Seems as if I was right the first time I reviewed No Flashlight: Phil Elvrum desperately wants his audience to know what he means. Not that I should get credit for such an “insight”; extensive liner notes have been the dude’s thing for a while now, a staple now that “a while” means, what, like two years?—ever since Mount Eerie graduated past an album name and released a shitstorm of dusty trinkets. We’ve also had P.W. Elverum & Sun around for long enough to witness the anti-climax of its possibilities, to relish in the hand-painted tee-shirts and hand-laundered record covers and forgive the world of its plastic blemish cream because cratered and husky is cheap, natural, so much more ALIVE…and that was refreshing, the idea of a devotedly humble corporate ideal weighty enough to succeed despite a lack of actual product.
Later, post-July—compounded with performances known for their fireside communion, with 7 New Songs holing up free via the Web, SINGERS being as piecemeal as our expectations are vast, and 11 Old Songs now going CasioToned down the backside of a fan’s most turgid nightmare—the “new” persona of No Flashlight, as a full, debut Mount Eerie package, begins to seem a logy addendum to more exciting days.
That may sound harsh, but I was right then-there at the beginning of August, and Phil does want us to know exactly what “no flashlight” means or exactly what “mount eerie” is or figure out what a “cave” exactly signifies. I’m lucky I got as close as I did to Phil’s ideas without having read the Giant Poster. A testament (couldbe) to the lucidity of his art. Some, including myself, became devoured by Mount Eerie’s mythology, accepting Elvrum’s esoteric poems and quotes and half-contextualized environmentalist lectures as the only conduits to a haughtier genius. Then again, some, beleaguered by No Flashlight’s gilding, found the fat sleeve a crutch and the fifteen songs an atonal letdown.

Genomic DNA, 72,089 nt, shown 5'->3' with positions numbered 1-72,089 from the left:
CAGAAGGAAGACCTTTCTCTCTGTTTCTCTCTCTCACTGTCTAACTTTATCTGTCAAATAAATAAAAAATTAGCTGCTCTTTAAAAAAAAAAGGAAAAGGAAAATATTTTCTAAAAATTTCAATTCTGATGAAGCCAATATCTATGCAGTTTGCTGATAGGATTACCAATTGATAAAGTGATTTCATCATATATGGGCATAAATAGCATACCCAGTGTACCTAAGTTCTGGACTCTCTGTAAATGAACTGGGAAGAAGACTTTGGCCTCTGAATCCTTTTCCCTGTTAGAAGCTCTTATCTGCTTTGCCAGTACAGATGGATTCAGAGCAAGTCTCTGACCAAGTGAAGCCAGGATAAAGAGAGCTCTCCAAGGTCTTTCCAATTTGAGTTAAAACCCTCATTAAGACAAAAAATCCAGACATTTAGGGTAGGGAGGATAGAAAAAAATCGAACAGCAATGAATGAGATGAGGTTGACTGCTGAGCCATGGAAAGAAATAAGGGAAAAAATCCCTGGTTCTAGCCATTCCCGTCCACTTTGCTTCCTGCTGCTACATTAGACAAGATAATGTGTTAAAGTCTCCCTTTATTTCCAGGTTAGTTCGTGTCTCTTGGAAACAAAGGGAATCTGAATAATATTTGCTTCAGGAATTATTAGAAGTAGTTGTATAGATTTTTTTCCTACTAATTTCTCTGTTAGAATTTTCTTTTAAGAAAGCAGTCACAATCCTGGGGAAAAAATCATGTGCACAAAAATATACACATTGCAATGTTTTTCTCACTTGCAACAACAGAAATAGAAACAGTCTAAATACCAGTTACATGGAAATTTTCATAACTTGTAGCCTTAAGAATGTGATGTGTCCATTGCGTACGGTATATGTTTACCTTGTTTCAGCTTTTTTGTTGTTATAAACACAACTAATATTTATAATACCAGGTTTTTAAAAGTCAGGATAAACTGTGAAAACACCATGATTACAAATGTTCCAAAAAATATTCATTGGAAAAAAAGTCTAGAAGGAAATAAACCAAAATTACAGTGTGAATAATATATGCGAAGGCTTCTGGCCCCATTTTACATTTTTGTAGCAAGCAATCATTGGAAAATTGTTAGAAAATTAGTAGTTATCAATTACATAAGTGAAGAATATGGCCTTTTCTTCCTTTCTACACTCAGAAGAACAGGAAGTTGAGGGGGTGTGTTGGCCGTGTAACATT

Actually, No Flashlight is a great accomplishment for Elvrum, an album one can grow to love only on one’s own terms, even with P.W.E. breathing down one’s neck. At times technically incoherent, often thematically repetitive or melodically starved, No Flashlight is still one of the most resonant releases this year. How deeply does the hollow rhythm in “I Know No One’s” opening seconds go? Forget about “the Moan” or “the Universe is Shown” because these are lesions with molten blood; can you still feel “Stop Singing’s” first distorted chord like it’s the first you ever heard? When Phil sings, “Because the pupil of my eye is a hole, there’s no inside and there’s no out,” and two shuddering thwomps crown “pu-pil,” do you sense what he’s getting at? Do you taste an emptiness? Without a guitar to steer the way, with the vocals mostly reaching under a whisper, the drums and reverb become most of Elvrum’s soil. He leaves us with little, compensating in bloated fantasies ripe with modern urgency. Then he says the songs stand on their own. It’s a confusing and exhaustive way to relate to an already confused and exhausted fanbase, but between the shenanigans advertised as anything but shenanigans, a mature and devastating bit of minimalism can shuck the indieness off any pompous hipster phallus this side of Sam Beam. Maybe that means No Flashlight’s more Purely Phil than anything else he’s tried. It’s just a shame that he wants to act like subjectivity hasn’t brought him to where he is today.
The Joe Beats Experiment
Indie Rock Blues
So, I asked him, I said: “What do you say when people say: “so, what, you just put some drums under a sparse folk song”?”
And him. He said: “What do I tell them? I tell them “You try chopping a 4 minute song to a 64 piece per bar metronome. I’ll jam the sampler up anyone’s ass.”
We haven’t reviewed this yet, so a little background is in order. Joey Beats is 68% of Non-Prophets, the Producer/Rapper duo from Rhode Island featuring Sage Francis on vocals, which duo released the beautiful Hope in 2003, making 2003 sound like 1993, which acclaim for that “sound” is not nostalgia-mongering on my part, it’s just the god’s honest truth, because to my ears there’s nothing better than when a chopped break and five melodies – all sampled from different sources – come together over a filtered bassline to prove that their arranger can, without the freedom of being able to “play that in a different key” or “play that on piano instead of guitar and see how it sounds,” make a cohesive, beautiful piece of music that can make you want to punch governments in their noses for oppressing your generation (with things like HST, longer hospital waiting room times, poor U.S. relations, and the denial of equal marriage rights to same-sex couples; see, hip hop sounds like that once it lands in Canada).